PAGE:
National Carp Control Plan
Carp are present in every state and territory in Australia, except the Northern Territory. They are present in high numbers in most of the ACT’s lakes and rivers.
Carp are an introduced species meaning they are not native to Australia. They are considered the worst freshwater aquatic pest in south-eastern Australia, particularly within the Murray-Darling Basin. Some of their many environmental impacts include:
- displacing native fish, causing some to be listed as rare or threatened
- smothering aquatic vegetation by stirring up water
- contributing to harmful blue-green algal blooms.
The Australian Government is currently undertaking the National Carp Control Plan (NCCP). This is a $15 million program to identify a safe, effective and integrated range of measures to control carp populations in Australia. The key component is exploring the possible release of the carp virus, Cyprinid herpesvirus 3, which would significantly reduce populations.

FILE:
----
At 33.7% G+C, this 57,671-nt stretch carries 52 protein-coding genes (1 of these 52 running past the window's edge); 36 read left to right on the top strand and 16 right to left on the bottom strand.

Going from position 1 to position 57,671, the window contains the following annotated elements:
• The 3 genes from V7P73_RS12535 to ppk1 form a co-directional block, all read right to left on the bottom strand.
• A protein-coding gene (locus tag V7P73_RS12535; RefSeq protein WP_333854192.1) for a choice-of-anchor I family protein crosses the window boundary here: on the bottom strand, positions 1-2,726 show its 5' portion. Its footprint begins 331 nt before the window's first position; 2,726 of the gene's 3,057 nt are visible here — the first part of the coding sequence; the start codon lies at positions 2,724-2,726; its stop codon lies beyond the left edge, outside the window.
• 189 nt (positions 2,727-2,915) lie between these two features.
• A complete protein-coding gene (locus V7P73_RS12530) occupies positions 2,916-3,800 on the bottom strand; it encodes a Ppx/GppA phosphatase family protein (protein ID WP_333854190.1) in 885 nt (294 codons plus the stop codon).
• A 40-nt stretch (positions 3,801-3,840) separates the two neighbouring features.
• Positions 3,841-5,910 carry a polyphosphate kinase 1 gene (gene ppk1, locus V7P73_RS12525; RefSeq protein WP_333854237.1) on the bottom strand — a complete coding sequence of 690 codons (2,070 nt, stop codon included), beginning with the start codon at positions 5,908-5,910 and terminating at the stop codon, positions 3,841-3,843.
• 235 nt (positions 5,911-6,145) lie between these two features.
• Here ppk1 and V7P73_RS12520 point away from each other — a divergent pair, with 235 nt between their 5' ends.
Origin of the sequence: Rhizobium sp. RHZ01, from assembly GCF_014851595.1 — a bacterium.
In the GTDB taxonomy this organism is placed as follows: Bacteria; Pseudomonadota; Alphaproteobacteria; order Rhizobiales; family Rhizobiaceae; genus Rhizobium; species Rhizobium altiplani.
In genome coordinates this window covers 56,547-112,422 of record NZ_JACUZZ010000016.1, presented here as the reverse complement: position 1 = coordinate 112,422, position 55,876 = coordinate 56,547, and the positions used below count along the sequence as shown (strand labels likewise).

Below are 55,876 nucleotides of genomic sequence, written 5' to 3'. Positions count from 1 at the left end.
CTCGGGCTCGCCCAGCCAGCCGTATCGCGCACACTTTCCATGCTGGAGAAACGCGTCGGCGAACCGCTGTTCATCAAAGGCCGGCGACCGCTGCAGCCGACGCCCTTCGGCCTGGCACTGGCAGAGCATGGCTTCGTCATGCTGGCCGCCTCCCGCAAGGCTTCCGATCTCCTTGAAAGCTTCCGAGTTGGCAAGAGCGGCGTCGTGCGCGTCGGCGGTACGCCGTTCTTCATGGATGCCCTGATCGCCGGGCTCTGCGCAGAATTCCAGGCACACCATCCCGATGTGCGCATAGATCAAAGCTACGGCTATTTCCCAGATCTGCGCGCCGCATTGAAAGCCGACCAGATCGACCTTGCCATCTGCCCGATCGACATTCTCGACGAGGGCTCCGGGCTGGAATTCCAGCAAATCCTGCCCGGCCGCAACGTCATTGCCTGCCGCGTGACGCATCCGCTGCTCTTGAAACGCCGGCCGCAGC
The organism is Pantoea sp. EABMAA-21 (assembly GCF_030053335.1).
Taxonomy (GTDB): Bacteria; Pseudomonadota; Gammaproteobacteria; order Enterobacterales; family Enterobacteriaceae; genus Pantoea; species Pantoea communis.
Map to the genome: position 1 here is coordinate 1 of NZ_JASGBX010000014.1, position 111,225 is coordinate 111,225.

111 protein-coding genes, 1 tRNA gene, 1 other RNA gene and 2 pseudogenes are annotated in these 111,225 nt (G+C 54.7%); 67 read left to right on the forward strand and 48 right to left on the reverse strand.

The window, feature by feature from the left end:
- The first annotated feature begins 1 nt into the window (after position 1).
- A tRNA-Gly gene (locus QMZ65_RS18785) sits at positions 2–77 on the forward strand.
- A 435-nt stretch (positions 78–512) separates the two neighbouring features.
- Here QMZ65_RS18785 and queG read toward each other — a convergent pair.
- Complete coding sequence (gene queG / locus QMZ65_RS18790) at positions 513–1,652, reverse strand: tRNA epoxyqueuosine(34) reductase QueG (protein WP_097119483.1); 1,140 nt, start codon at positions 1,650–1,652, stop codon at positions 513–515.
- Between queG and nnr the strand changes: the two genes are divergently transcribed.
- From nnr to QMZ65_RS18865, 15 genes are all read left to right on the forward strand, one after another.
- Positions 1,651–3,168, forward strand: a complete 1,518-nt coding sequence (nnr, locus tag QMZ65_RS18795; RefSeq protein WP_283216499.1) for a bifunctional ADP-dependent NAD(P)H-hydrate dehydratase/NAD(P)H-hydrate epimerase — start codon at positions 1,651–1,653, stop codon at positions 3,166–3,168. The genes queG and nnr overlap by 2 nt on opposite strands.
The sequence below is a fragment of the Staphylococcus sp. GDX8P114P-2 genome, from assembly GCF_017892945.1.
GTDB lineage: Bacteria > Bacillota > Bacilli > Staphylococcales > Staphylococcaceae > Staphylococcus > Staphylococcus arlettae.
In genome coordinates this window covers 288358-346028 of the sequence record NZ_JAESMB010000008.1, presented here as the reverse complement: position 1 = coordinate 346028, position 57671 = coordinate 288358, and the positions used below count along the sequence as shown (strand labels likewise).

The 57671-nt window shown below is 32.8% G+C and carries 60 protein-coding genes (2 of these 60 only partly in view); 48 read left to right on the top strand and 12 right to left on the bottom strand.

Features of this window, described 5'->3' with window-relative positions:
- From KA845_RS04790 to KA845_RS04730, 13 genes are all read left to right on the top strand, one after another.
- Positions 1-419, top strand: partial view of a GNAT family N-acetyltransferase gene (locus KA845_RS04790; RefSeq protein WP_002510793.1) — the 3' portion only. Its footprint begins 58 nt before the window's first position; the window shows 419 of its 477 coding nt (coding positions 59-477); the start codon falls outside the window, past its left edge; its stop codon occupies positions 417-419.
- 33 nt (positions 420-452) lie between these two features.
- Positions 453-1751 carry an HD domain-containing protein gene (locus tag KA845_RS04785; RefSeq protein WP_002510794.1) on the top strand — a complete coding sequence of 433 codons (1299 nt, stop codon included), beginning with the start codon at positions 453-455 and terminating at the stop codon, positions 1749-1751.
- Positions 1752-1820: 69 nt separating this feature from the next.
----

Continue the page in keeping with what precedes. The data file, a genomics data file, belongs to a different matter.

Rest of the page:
Detailed risk assessment and extensive research, planning and consultation will be undertaken to ensure the benefits and risks are fully understood so that recommendations can be made to governments at the end of 2018.
The ACT Government is represented on national advisory and working groups to help plan for potential carp control.
Brochures and fact sheets
- The Carp Problem – the facts
- The National Carp Control Plan and your community
- Restoring native biodiversity with the National Carp Control Plan
Community briefing sessions are being held across Australia to ensure affected communities are provided up-to-date information on the project and also provide a forum for people to ask questions and provide feedback.
A session is planned for Canberra in February 2018. Further details will be provided once confirmed.
Visit www.carp.gov.au or call 1800 CARP PLAN (1800 2277 7526)